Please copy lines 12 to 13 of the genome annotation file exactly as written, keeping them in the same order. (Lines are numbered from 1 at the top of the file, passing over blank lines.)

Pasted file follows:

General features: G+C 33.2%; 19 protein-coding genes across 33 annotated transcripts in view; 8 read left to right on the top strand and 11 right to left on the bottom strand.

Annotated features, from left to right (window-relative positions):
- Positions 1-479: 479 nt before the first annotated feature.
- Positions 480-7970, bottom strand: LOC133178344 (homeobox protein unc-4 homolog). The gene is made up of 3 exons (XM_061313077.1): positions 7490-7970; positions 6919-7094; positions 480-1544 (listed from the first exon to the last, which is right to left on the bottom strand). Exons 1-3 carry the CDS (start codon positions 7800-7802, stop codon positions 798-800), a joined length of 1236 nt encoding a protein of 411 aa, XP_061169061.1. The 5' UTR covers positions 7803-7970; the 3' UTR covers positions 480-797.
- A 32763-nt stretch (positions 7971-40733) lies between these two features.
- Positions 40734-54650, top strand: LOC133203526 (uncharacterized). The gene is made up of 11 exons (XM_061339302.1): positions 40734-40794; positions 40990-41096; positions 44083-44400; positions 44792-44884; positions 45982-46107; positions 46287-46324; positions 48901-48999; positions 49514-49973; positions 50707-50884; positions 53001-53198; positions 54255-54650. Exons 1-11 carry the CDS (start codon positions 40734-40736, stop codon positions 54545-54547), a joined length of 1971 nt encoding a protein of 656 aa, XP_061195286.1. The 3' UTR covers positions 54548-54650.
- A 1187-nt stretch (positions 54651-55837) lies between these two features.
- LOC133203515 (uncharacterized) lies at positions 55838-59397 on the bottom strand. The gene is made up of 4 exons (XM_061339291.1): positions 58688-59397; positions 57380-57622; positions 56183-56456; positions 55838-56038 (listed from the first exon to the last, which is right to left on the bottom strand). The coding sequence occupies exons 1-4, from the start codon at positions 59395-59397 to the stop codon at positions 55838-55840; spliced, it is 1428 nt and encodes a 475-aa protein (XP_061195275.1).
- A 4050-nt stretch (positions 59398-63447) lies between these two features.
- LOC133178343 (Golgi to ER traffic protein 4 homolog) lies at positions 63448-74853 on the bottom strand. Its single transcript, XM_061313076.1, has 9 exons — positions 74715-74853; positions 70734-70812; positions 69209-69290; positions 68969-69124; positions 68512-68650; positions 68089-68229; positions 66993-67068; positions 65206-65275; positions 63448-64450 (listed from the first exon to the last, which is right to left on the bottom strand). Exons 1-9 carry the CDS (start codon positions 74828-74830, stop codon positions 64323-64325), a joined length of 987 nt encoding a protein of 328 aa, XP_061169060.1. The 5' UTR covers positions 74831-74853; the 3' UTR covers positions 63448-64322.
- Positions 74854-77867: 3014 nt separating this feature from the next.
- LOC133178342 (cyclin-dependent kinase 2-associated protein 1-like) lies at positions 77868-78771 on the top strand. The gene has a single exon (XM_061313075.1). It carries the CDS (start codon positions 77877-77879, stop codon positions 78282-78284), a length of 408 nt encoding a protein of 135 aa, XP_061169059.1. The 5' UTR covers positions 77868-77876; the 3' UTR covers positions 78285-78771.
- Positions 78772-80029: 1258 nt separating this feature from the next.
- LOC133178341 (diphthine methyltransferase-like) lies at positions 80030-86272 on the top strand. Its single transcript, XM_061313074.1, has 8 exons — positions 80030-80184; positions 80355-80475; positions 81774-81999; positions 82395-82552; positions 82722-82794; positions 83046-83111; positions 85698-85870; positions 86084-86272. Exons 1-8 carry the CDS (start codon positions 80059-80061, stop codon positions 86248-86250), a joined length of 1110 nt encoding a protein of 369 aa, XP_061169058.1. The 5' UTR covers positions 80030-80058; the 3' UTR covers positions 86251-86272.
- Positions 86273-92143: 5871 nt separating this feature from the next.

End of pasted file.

- LOC133178342 (cyclin-dependent kinase 2-associated protein 1-like) lies at positions 77868-78771 on the top strand. The gene has a single exon (XM_061313075.1). It carries the CDS (start codon positions 77877-77879, stop codon positions 78282-78284), a length of 408 nt encoding a protein of 135 aa, XP_061169059.1. The 5' UTR covers positions 77868-77876; the 3' UTR covers positions 78285-78771.
- Positions 78772-80029: 1258 nt separating this feature from the next.